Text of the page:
The school year is in full swing, which means that you, dear reader, most likely have some reading assignments looming on the horizon. Whether you’re in AP classes or not, English teachers LOVE to assign books that are likely to crop up on the AP literature test. But that list is huge, and figuring out which books you might actually enjoy reading can be daunting. Fear not! Here is a list of amazing AP books that read a lot like some much more recent popular young adult titles.
If you liked Ready Player One, you should try:
Brave New World by Aldous Huxley
Both books are set in dystopian futures in which the masses are addicted to distractions. In Ready Player One, it’s the immersive video game world of OASIS. In Brave New World, it’s mind-numbing Soma.
If you liked A Wrinkle in Time by Madeleine L’Engle, you should try:
Slaughterhouse Five by Kurt Vonnegut
Both feature improbable travel through space and time, battles of good v. evil, and big questions about humanity and morality.
If you liked the Percy Jackson and the Olympians series by Rick Riordan, you should try:
The Odyssey by Homer
Get a whole new appreciation for and Greek mythology by reading this epic adventure.
If you liked The Poet X by Elizabeth Acevedo, you should try:
Their Eyes Were Watching God by Zora Neale Hurston
Both of these beautiful, lyrical novels are about women who defy convention and expectation to live and love on their own terms.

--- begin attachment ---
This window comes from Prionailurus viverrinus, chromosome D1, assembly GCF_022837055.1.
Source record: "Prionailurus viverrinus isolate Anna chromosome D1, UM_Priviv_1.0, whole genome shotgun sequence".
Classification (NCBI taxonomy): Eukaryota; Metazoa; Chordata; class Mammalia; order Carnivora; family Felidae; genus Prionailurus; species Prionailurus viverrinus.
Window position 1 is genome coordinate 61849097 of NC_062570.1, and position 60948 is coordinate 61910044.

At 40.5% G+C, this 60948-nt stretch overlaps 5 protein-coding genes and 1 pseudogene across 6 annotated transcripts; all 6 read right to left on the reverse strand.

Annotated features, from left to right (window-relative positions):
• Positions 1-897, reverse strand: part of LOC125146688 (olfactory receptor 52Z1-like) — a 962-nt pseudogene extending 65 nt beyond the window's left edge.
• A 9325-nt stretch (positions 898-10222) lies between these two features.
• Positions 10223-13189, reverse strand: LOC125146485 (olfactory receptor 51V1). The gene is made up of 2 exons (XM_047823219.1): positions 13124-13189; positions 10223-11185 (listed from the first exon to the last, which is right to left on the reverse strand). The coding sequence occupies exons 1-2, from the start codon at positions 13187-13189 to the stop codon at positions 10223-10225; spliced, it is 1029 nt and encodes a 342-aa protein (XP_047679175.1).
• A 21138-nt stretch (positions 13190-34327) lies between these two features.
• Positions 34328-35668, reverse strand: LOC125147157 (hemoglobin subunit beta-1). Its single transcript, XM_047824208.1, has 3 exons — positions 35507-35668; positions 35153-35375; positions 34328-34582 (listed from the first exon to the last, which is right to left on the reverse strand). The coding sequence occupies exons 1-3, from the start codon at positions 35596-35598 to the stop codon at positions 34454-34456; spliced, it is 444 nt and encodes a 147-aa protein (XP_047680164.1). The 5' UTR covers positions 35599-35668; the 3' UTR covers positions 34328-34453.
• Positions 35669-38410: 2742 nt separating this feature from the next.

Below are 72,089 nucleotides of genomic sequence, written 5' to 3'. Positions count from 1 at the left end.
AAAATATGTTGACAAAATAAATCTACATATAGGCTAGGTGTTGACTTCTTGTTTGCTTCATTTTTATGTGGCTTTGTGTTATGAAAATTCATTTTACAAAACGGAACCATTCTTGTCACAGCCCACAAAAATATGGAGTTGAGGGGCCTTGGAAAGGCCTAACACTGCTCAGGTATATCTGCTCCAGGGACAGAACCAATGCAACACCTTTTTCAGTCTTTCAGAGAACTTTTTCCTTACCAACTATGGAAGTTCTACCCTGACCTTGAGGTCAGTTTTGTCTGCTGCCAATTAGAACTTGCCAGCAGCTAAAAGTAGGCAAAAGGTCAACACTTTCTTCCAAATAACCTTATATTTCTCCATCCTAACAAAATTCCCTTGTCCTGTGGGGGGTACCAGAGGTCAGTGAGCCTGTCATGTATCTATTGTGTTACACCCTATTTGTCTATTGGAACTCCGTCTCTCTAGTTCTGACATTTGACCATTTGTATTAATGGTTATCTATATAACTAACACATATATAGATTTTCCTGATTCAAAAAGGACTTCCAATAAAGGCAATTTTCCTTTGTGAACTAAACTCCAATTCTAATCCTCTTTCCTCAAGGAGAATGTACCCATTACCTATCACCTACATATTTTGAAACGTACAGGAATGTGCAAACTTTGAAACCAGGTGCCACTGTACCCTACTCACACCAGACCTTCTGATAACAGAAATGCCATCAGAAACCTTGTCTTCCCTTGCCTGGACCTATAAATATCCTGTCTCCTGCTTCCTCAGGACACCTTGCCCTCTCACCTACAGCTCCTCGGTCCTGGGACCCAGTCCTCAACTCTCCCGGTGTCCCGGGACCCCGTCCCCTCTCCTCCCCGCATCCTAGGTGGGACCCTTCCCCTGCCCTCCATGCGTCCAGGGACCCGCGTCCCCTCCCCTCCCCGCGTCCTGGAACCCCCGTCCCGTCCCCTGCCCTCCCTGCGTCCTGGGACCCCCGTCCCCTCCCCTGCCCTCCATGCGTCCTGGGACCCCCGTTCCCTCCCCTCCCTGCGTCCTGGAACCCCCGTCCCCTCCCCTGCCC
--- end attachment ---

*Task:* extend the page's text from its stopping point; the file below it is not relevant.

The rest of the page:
If you liked Red Queen by Victoria Aveyard, you should try:
1984 by George Orwell
Both feature main characters who have to pretend to be something they’re not to survive a world plagued by war in which the haves ruthlessly rule the have-nots.
If you liked Code Name Verity by Elizabeth Wein, you should try:
Atonement by Ian McEwan
If you enjoy unreliable narrators and life or death stakes during WWII, this is the book for you.
Lord of the Flies by William Gibson
A group of schoolboys on a trip get marooned on an island. There, they fight to survive and struggle to maintain their humanity.
If you liked Dread Nation by Justina Ireland, you should try:
Beloved by Toni Morrison
Both books feature strong black women living in the antebellum south, and have a strong supernatural element.
If you liked House of Furies by Madeleine Roux, you should try:
Jane Eyre by Charlotte Bronte
A young girl from an impoverished background finds work in a sprawling building that’s full of SECRETS.
If you liked The Hate U Give by Angie Thomas, you should try:
Invisible Man by Ralph Elliott
Both of these stories are powerful reflections on racism in America, and deal with a young black protagonist struggling to maintain their identity in the face of tragedy and oppression.